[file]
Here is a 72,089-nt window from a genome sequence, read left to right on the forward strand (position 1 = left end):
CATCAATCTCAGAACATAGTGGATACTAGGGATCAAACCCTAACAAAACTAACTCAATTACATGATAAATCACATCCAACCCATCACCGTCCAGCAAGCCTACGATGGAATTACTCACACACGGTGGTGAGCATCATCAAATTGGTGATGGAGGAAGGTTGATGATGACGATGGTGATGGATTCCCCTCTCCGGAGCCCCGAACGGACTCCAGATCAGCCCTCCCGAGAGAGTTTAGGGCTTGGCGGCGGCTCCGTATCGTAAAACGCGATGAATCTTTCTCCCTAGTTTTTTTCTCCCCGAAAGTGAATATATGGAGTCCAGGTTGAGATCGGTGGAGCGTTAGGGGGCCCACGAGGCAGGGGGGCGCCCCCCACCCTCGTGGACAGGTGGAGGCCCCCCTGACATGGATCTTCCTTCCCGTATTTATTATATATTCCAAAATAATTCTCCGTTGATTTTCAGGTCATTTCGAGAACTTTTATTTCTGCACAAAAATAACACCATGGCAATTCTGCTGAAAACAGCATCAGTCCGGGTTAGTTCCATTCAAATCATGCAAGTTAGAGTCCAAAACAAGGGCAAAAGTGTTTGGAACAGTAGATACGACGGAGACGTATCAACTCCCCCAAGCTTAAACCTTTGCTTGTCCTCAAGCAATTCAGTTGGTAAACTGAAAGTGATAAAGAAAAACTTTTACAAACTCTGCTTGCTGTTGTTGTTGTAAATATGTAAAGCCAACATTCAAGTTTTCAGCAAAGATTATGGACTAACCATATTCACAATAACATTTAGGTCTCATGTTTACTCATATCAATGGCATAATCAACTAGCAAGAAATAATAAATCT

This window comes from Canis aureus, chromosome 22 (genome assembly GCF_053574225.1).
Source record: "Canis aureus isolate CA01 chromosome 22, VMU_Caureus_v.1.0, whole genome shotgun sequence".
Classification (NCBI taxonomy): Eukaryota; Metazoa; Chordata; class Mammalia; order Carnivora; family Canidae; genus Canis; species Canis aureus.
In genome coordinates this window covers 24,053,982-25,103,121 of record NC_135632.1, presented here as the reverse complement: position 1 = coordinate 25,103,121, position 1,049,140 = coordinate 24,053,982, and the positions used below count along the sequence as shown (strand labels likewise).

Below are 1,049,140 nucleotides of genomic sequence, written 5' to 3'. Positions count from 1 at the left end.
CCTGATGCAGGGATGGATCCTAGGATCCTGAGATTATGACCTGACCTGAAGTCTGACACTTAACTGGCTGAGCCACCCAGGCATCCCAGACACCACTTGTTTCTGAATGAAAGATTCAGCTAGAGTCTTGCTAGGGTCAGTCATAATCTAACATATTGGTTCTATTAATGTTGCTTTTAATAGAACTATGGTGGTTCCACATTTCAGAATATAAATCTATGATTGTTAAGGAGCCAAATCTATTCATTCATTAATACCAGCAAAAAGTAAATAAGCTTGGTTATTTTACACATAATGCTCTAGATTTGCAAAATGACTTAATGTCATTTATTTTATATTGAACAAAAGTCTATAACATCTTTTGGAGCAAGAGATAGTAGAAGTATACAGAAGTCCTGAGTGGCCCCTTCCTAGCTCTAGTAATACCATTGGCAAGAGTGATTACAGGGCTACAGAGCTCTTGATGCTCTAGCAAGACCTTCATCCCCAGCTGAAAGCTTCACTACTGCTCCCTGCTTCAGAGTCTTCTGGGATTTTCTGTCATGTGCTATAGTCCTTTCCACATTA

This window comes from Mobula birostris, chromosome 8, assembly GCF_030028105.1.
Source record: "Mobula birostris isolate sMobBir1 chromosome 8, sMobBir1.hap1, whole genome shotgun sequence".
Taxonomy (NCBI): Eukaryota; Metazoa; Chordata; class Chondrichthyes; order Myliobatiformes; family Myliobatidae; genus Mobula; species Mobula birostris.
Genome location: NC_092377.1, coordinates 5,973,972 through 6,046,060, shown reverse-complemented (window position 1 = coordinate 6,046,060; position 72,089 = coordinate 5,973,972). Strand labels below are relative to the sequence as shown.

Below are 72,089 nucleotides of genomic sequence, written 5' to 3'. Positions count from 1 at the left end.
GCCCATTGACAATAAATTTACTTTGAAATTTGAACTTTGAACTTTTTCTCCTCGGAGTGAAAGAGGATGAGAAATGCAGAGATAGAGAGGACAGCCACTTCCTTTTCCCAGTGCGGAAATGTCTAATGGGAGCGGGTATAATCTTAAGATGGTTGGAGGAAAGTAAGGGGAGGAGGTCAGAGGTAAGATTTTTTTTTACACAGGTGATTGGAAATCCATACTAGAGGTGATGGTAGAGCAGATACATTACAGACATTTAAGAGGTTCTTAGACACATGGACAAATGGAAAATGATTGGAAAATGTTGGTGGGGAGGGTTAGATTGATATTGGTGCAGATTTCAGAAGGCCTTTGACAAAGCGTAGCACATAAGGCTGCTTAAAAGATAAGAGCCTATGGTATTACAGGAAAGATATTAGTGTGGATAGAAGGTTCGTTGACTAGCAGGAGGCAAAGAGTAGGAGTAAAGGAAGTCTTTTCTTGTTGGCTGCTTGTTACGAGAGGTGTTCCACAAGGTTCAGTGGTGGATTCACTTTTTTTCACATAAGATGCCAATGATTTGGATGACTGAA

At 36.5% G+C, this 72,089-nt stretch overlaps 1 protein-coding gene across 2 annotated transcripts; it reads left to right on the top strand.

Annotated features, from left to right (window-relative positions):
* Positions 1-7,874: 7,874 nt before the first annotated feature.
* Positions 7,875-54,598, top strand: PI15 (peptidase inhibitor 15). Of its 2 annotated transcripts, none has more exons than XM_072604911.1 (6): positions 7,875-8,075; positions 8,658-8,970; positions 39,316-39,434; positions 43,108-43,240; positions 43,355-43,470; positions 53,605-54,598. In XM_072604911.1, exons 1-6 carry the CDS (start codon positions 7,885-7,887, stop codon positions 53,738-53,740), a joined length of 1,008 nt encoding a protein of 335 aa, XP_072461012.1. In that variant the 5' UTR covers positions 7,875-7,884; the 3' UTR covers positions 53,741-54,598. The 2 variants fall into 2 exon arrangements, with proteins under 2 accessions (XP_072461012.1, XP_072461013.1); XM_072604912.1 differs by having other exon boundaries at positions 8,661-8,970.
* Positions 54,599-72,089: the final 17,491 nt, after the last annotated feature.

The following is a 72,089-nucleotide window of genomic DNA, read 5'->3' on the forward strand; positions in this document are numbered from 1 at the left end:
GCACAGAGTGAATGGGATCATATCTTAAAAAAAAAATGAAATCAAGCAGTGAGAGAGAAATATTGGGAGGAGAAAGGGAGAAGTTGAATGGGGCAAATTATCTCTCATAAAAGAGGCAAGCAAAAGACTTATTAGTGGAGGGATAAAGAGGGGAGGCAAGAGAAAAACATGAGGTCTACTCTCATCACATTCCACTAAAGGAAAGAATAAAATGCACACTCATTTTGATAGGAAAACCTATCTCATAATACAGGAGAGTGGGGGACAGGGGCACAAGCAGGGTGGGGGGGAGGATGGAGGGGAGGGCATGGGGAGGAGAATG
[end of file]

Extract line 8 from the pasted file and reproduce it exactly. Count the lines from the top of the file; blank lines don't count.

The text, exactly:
CCTGATGCAGGGATGGATCCTAGGATCCTGAGATTATGACCTGACCTGAAGTCTGACACTTAACTGGCTGAGCCACCCAGGCATCCCAGACACCACTTGTTTCTGAATGAAAGATTCAGCTAGAGTCTTGCTAGGGTCAGTCATAATCTAACATATTGGTTCTATTAATGTTGCTTTTAATAGAACTATGGTGGTTCCACATTTCAGAATATAAATCTATGATTGTTAAGGAGCCAAATCTATTCATTCATTAATACCAGCAAAAAGTAAATAAGCTTGGTTATTTTACACATAATGCTCTAGATTTGCAAAATGACTTAATGTCATTTATTTTATATTGAACAAAAGTCTATAACATCTTTTGGAGCAAGAGATAGTAGAAGTATACAGAAGTCCTGAGTGGCCCCTTCCTAGCTCTAGTAATACCATTGGCAAGAGTGATTACAGGGCTACAGAGCTCTTGATGCTCTAGCAAGACCTTCATCCCCAGCTGAAAGCTTCACTACTGCTCCCTGCTTCAGAGTCTTCTGGGATTTTCTGTCATGTGCTATAGTCCTTTCCACATTA